Peter Von Frantzius admitted selling the three missing Thompsons to Frank V. Tompson (above), who claimed to have resold them to James “Bozo” Shupe. Shupe refused to talk to authorities. But shortly afterward, on 31 July, 1929. he and a friend were killed in a shootout outside of a tobacco store on West Madison Avenue, in New York City.
Once Fred Burke was identified as the fake police officer who waved on truck driver Elmer Lewis, the two Thompson Machine guns found in Michigan were sent to Chicago to be tested by ballistics expert Calvin Goddard (above, left). In a first for forensics science, examining ejection markings on shell casings, Goddard proved that both guns had been used in “The Massacre:, and that gun #2347 had also killed Brooklyn's Frankie Yale and was also used in the 1927 “Milaflores Massacre” in Detroit. In addition, ammunition found at Burkes' home and produced by the United States Cartridge Company during 1927-28 was also proven to having been used in the St. Valentine's Day Massacre.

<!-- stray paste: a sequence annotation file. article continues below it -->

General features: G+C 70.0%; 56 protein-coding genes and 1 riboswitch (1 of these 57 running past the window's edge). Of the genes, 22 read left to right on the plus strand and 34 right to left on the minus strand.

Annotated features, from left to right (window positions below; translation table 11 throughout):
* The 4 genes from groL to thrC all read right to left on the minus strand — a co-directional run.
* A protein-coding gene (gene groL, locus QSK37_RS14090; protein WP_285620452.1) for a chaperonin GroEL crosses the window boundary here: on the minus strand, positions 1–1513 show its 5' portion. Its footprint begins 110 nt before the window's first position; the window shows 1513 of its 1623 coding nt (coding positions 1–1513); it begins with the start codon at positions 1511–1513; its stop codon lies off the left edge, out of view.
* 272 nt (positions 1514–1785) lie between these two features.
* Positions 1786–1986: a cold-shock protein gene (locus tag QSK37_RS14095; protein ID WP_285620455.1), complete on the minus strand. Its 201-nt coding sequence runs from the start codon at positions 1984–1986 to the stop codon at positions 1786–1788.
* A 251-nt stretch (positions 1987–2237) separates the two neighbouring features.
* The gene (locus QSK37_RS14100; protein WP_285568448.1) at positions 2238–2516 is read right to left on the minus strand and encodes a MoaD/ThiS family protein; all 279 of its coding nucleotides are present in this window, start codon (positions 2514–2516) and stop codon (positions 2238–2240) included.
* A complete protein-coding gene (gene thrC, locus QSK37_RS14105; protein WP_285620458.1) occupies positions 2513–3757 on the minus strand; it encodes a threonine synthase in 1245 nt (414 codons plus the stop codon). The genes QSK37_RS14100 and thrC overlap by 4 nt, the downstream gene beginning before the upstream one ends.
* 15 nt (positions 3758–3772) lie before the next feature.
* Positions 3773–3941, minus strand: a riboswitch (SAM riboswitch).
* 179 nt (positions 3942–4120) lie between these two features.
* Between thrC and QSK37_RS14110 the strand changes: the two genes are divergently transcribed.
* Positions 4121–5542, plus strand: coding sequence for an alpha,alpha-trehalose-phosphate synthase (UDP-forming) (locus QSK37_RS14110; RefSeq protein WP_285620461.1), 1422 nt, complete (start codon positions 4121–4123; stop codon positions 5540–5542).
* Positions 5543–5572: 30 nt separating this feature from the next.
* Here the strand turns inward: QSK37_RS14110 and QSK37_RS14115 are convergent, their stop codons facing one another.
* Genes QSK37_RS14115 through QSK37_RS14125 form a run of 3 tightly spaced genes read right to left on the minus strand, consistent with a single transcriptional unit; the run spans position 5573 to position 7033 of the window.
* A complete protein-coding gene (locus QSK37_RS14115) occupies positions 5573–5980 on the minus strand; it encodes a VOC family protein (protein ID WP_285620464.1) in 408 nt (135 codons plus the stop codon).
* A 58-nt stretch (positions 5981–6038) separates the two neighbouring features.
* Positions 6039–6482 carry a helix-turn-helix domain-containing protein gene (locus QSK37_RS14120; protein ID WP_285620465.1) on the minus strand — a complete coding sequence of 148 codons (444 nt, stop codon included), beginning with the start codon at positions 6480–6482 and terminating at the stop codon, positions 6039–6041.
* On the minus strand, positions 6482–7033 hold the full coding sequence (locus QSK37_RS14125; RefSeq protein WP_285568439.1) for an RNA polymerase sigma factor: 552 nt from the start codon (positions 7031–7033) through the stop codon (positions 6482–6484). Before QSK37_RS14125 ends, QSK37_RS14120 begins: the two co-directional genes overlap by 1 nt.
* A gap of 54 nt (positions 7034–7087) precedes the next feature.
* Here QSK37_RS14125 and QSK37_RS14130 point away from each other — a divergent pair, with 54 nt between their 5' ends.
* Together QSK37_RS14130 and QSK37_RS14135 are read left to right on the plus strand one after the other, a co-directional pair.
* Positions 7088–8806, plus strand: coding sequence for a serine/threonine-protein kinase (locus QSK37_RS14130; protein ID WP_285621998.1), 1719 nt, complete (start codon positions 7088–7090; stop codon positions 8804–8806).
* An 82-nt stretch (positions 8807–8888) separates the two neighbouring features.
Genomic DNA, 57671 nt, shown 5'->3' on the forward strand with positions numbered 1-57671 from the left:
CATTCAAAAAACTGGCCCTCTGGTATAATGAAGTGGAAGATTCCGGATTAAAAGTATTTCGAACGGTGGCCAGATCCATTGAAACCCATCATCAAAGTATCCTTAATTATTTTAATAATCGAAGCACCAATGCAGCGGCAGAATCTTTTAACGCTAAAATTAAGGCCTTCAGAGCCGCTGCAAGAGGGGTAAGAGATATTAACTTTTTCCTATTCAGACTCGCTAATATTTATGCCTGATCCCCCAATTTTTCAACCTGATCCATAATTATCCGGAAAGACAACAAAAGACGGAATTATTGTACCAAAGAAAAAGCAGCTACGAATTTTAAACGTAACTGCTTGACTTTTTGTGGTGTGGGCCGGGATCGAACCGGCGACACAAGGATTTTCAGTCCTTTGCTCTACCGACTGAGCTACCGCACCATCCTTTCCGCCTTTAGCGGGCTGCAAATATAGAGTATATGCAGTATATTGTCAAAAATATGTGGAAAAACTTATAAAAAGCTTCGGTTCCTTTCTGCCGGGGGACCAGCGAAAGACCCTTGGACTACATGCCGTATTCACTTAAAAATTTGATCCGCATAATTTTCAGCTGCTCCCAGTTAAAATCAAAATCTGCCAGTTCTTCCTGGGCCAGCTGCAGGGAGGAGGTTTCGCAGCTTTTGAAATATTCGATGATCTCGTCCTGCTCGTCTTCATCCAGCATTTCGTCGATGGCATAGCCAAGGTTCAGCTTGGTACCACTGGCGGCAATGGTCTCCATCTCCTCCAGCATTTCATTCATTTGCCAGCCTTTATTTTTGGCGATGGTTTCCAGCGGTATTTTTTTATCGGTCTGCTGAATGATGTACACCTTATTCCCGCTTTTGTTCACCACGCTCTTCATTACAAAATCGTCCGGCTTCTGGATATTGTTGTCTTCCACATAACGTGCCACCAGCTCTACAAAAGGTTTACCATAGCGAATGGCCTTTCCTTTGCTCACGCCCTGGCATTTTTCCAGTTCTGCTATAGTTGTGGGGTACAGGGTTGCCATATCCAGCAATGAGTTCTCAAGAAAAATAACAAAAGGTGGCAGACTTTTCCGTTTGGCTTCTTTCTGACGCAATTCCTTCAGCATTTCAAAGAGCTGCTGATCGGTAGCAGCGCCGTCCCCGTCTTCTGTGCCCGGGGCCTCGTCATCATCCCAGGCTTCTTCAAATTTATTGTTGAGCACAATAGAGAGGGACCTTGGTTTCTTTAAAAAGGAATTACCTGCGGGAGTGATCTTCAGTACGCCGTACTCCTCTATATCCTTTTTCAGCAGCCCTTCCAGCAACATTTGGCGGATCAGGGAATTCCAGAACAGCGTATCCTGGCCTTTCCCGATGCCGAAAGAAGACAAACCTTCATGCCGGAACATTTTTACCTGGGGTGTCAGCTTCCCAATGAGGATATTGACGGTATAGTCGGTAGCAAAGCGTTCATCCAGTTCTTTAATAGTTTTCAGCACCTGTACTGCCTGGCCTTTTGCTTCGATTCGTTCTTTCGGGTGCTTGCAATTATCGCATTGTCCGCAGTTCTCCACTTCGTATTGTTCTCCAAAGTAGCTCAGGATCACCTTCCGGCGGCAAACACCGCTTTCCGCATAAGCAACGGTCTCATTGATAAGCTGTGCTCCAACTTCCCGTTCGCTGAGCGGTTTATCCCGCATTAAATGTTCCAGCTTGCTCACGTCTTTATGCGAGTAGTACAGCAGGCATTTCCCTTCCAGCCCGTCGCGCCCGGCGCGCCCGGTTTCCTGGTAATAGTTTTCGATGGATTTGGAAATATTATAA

Eight months after “The Massacre” the stock market crashed, and unable to effectively stop the Great Depression from engulfing the nation, the Republican dominated 71st Congress of 1929 -1930 was replaced by the divided “do nothing” 72nd Congress, (271 Ds to 271 Rs in the House and 48Rs to 46Ds in the Senate). This logjam produced the November 1933 Democratic sweep, propelling Franklin Roosevelt (above) into the White House, with the Democratic dominated 73rd Congress (311 D's -114 R's in the House, 60 Ds to 35 Rs in the Senate). And it is interesting to note the the first two pieces of legislation introduced by this public mandate were not geared toward solving the financial crises, but first the repealed of Prohibition, which had funded the gang wars, and the second The National Firearms Act (NFA), removed the Tommy Gun from the market place.